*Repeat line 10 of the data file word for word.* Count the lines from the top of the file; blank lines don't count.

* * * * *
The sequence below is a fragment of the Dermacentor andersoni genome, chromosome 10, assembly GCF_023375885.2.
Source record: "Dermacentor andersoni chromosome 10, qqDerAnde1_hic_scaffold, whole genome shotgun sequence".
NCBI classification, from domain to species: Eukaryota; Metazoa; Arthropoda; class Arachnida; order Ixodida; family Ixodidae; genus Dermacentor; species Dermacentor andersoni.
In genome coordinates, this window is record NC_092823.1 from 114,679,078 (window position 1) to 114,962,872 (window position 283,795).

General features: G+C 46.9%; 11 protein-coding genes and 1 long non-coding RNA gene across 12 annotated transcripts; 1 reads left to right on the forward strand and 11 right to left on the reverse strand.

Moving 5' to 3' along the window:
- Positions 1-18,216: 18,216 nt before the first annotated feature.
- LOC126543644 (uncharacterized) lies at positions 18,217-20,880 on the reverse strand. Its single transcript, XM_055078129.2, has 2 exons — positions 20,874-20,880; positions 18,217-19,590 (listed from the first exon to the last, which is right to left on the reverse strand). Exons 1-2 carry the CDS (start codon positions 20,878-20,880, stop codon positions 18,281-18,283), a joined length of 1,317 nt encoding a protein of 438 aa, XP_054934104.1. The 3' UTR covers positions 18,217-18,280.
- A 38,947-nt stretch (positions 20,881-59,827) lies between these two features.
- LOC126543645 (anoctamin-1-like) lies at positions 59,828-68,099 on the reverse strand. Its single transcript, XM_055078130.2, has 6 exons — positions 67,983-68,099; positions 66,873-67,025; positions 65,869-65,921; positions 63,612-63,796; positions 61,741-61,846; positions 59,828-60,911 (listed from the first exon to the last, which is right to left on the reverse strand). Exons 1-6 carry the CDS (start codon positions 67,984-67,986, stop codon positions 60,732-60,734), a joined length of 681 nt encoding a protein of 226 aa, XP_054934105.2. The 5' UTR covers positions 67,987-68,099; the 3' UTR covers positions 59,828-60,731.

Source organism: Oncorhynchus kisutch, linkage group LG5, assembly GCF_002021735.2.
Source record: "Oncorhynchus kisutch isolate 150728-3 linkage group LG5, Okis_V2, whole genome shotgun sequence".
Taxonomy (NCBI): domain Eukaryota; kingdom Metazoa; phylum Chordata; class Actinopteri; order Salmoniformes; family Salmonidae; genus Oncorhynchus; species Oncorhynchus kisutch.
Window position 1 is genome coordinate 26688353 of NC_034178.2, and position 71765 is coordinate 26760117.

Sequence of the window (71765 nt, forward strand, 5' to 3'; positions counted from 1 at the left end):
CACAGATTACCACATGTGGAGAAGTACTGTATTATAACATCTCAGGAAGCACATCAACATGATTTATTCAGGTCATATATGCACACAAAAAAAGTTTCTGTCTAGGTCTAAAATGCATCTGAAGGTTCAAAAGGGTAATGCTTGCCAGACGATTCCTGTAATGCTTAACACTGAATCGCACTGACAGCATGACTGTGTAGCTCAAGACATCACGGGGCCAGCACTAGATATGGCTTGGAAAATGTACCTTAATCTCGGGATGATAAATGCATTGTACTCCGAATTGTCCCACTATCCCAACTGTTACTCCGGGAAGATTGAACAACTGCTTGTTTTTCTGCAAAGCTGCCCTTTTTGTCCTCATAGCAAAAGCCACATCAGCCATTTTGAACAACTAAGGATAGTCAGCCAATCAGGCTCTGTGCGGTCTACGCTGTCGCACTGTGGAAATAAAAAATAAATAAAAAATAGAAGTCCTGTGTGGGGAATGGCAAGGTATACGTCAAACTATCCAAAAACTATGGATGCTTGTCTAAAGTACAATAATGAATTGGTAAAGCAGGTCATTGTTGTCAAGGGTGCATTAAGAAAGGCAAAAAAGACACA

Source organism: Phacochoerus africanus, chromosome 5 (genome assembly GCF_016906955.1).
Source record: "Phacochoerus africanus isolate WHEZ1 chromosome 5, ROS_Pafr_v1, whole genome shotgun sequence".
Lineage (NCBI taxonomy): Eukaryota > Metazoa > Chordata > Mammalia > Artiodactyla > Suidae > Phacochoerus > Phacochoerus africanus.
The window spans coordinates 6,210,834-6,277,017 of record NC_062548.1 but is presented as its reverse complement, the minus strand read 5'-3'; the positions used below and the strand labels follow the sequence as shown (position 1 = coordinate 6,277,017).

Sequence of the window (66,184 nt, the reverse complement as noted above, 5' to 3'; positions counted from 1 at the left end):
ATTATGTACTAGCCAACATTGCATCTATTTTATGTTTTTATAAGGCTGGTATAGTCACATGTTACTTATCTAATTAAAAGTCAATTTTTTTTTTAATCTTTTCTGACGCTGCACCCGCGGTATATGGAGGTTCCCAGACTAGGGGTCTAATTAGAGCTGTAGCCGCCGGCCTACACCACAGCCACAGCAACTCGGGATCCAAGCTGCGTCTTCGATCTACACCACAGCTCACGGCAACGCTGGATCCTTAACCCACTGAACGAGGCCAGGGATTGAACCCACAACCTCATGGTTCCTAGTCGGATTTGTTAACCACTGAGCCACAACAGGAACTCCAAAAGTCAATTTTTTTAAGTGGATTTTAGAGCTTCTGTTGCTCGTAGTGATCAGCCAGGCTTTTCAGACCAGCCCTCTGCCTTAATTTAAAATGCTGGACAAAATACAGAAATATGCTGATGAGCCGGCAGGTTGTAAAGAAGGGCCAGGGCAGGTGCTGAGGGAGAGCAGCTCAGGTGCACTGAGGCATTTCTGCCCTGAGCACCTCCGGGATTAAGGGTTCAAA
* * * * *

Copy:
- LOC126543645 (anoctamin-1-like) lies at positions 59,828-68,099 on the reverse strand. Its single transcript, XM_055078130.2, has 6 exons — positions 67,983-68,099; positions 66,873-67,025; positions 65,869-65,921; positions 63,612-63,796; positions 61,741-61,846; positions 59,828-60,911 (listed from the first exon to the last, which is right to left on the reverse strand). Exons 1-6 carry the CDS (start codon positions 67,984-67,986, stop codon positions 60,732-60,734), a joined length of 681 nt encoding a protein of 226 aa, XP_054934105.2. The 5' UTR covers positions 67,987-68,099; the 3' UTR covers positions 59,828-60,731.